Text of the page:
Shadow banking system that escaped regulation, faith
in ´wisdom´ of markets led to meltdown, study says
Financial boom-and-bust cycles need to be regulated, UNCTAD contends, and "casino" economies should not be allowed outside normal banking sector
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Geneva, 19 March 2009 - A sustained process of financial de-regulation -- within countries and between countries -- led to an expanding cycle of optimism and risk-taking that is at the root of the current global crisis, a new UNCTAD report says.
The authors of the report The Global Economic Crisis: Systemic Failures and Multilateral Remedies (1) point out that history indicates that financial systems are intrinsically unstable and prone to boom and bust cycles, and need to be regulated. However, modern financial regulation is based on the assumption that "markets know best" and does not take sufficient account of the regularly repeated lesson that financial markets can fail. For example, the report says, current economic indicators of risk tend to show low risk at the peak of the credit cycle, exactly when risk is high.
The report, released today, was written by the economists of UNCTAD´s Secretariat Task Force on Systemic Issues and Economic Cooperation in advance of several upcoming international conferences on the global economic crisis.
Strongly needed reforms to national and international financial systems should be carefully designed so that they aren´t limited to specific investment instruments, the study recommends. New instruments can always be created that get around the rules.
Instead, regulations should focus on controlling the "mechanism" that leads to crises. The mechanism entails a wave of optimism, which leads to a willingness among investors to take greater risks, which leads to the assumption of greater leverage. . . which then leads to higher asset prices feeding back into more optimism, leverage, and eventually inflated asset prices.
Recent United States banking regulations, for example, were designed to control risk through the measured capital ratio used by commercial banks, the report says. This attempt backfired because bank managers circumvented the rules either by hiding risk or by moving some leverage outside the banks. This shift in leverage created a "shadow banking system" which replicated the maturity transformation role of banks while escaping normal bank regulation. At its peak, the US shadow banking system held assets of approximately $16 trillion, about $4 trillion more than regulated deposit-taking banks. While the regulation focused on banks, it was the collapse of the shadow banking system which kick-started the crisis.
As reforms to the financial system begin, an early task of regulators should be to weed out financial instruments which only increase risk without providing any true social return, the report recommends. For example, credit default swaps (CDS) can provide a useful hedging service, but the use this instrument has far outgrown that role. Current CDS investment is ten times larger than what is needed to provide a true hedging service -- a difference of about US$13 trillion.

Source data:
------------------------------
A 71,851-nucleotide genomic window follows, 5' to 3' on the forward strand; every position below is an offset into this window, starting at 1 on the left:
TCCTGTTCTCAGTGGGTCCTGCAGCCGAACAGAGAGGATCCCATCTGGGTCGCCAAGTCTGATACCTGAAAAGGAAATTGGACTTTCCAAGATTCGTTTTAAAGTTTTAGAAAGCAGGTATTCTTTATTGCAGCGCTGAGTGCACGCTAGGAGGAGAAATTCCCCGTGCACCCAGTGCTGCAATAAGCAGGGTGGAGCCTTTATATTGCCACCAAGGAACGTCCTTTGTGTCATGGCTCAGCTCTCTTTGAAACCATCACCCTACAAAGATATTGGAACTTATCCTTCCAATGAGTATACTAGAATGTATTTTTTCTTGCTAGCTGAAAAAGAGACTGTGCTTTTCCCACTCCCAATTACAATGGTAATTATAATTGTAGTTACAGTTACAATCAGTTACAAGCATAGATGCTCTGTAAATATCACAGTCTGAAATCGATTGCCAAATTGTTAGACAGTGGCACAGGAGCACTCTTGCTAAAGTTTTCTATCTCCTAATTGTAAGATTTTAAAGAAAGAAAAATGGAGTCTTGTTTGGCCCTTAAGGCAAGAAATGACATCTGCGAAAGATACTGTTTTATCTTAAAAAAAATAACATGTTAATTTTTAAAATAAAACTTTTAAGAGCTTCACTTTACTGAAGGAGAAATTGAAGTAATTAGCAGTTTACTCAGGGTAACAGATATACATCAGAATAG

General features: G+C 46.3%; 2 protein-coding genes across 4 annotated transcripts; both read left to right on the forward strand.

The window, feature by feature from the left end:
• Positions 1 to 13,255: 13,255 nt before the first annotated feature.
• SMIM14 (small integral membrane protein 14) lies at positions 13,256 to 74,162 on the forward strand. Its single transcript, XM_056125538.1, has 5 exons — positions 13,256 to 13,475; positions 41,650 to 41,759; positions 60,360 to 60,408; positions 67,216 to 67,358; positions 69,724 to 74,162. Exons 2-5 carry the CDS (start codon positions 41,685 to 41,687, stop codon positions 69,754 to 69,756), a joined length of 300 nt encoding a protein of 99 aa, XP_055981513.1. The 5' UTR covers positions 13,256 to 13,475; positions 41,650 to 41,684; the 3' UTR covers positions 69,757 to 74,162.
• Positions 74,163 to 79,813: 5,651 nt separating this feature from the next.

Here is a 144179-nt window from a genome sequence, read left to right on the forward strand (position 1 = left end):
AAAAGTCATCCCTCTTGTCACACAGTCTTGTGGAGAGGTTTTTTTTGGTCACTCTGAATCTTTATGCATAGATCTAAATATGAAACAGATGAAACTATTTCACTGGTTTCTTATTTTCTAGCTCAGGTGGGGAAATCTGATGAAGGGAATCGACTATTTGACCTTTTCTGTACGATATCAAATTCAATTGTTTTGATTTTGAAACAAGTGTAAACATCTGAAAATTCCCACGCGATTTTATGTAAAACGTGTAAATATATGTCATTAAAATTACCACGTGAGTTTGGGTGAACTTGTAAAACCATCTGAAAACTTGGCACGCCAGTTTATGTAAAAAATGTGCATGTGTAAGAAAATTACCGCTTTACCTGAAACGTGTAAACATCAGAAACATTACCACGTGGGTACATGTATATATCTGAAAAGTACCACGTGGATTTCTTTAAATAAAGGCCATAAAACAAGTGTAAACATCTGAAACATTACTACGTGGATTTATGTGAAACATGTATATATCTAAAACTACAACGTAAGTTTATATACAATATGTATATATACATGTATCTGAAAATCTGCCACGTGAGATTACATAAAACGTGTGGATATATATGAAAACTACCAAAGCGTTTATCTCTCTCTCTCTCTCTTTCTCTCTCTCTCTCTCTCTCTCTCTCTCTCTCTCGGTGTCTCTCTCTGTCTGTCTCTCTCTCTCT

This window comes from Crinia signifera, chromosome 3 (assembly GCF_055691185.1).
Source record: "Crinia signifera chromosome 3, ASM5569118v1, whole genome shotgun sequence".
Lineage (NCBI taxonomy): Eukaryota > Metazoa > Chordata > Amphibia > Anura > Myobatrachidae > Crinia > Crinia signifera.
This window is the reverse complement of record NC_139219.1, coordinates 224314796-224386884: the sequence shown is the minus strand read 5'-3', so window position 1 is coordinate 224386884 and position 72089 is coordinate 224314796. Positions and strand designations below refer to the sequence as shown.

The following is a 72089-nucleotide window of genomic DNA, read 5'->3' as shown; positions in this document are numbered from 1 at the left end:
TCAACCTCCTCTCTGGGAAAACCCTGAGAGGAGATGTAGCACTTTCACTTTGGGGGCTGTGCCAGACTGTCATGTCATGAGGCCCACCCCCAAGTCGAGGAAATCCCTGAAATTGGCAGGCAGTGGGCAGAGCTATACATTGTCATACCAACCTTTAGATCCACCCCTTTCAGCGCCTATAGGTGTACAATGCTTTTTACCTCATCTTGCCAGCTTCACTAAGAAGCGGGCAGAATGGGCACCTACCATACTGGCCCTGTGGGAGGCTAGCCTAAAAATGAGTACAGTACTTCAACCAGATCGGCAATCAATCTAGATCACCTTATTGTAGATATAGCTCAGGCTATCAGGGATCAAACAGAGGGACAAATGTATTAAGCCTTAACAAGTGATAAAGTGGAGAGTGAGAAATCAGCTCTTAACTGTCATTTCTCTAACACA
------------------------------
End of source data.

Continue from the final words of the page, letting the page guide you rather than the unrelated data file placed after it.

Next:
Financial market instruments that do not contribute to long-term economic growth or reduce the volatility of household consumption do not provide any true social return. Several financial instruments that played a role in the current crisis generated high private returns -- for a while -- but had no social utility whatsoever, the study contends. In effect, they were little more than gambling instruments, a "casino" that was superimposed upon the real economy and whose only business was wagering on uncertain outcomes in the real economy.
In the United States, policymakers and regulators should have been suspicious of a financial industry that constantly aimed at double-digit returns in an economy that naturally grew at a much slower rate. The US financial sector expanded from generating 5% of the nation´s GDP and accounting for 7.5% of total corporate profits in 1983 to producing 8% of GDP and accounting for 40% of total corporate profits in 2007. There is little indication that this increased income contributed to lasting economic growth or social welfare, the study says.
In the wake of crisis, there is widespread political support for greater regulation, the report notes. But often, after a period of economic stability is achieved, policymakers lose sight of the rationale for existing regulations and begin to scale back. A possible solution to this self-defeating cycle is to follow the example of air-safety regulators, who, besides learning from relatively rare airplane crashes, also put a great deal of attention on near misses, the study says. In the field of financial regulation, there was much to be learned from the collapse of US-based Long Term Capital Management (LTCM) in 1998 -- but because a crisis didn´t result, systemic changes were not made. A proper regulatory response then might have limited the consequences of the current crisis.
Regulatory "arbitrage," to be effective, must have an international dimension to complement national regulations. Regulators around the world should communicate and share information, should set standards, and should avoid "races to the bottom" in financial regulation in attempts to attract investment funds. However, the study adds, it would be a mistake to impose uniform regulatory standards: there is no single regulatory system which is right for all countries.